As Complainant properly points out previous panels have held that when a respondent does not respond to a complainant, it can be assumed that this respondent has no rights or legitimate interests in the disputed domain name (Nordstrom, Inc. and NIHC, Inc. v. Inkyu Kim, WIPO Case No. D2003-0269 and AREVA v. St James Robyn Limoges, WIPO Case No. D2010-1017). If Respondent has a right or legitimate interest in the Disputed Domain Name he surely would have responded to the cease and desist letter and reminder from Complainant as well as this Complaint.

While the overall burden of proof rests with Complainant, prior UDRP panels have agreed that this could require a complainant to prove a negative that is, requiring complainant to provide information primarily within the knowledge of the respondent. Therefore a complainant is required only to make a prima facie case that respondent lacks rights or a legitimate interest. The Panel accepts that Complainant made a prima facie case that Respondent lacks rights or legitimate interest in the Disputed Domain Name. Accordingly, the burden of rebuttal is transferred to Respondent. Croatia Airlines d.d. v. Modern Empire Internet Ltd., WIPO Case No. D2003-0455. Since Respondent has failed to respond to the Complaint, Complainant is deemed to have satisfied paragraph 4(a)(ii) of the Policy and accordingly, the Panel finds that Respondent has no rights or legitimate interests in the Disputed Domain Name.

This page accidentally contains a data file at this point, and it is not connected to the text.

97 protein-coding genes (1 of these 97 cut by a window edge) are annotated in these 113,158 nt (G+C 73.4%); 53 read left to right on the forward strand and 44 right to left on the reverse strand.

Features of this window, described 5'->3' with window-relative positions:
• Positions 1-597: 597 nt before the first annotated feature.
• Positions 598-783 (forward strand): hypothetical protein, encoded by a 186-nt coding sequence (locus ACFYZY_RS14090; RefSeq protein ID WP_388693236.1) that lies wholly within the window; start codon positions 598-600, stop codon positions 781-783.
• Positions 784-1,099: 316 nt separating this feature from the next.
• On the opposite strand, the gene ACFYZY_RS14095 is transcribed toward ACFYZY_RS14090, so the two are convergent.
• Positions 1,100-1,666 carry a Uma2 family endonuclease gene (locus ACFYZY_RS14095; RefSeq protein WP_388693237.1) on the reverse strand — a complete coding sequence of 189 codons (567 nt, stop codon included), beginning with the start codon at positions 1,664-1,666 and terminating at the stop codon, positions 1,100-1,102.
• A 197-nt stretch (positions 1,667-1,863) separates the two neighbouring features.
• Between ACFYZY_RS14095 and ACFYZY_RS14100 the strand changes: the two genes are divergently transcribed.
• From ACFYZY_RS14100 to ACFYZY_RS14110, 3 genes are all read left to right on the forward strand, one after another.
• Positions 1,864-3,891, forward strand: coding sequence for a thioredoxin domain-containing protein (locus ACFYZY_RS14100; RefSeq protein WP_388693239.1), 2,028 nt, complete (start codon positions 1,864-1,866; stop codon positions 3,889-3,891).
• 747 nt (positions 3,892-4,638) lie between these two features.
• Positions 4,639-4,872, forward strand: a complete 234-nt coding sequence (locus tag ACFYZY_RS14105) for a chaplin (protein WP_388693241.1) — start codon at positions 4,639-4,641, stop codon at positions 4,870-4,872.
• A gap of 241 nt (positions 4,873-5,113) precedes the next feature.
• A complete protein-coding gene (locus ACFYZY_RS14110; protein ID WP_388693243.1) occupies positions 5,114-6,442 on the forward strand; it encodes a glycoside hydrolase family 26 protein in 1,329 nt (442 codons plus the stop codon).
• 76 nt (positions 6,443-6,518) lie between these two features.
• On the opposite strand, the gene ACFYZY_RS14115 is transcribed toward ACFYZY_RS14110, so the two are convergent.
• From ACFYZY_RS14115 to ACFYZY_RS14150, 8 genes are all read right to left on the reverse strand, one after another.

C. Registered and Used in Bad Faith

Complainant makes the point that it is implausible that Respondent was unaware of Complainant when he registered the Disputed Domain Name as recently as February 2012. Respondent has been involved in proceedings previously with the Complainant, one of which included a domain name including <shuuemura>. The SHU UEMURA mark is distributed worldwide and as noted earlier sales are $100 million in China alone. There is bad faith pursuant to the Policy when Respondent “knew or should have known” of the Complainant’s trademark rights, and nevertheless registered a domain name incorporating a mark, in circumstances where Respondent itself had no rights or legitimate interest in the trademark (Myer Stores Limited v. Mr. David John Singh, WIPO Case No. D2001-0763). The notoriety of Complainant’s trademarks has been acknowledged by several panels L’Oreal S.A. v. MUNHYUNJA, WIPO Case No. D2003-0585 and L’Oreal v. Zhao Ke, WIPO Case No. D2012-0179.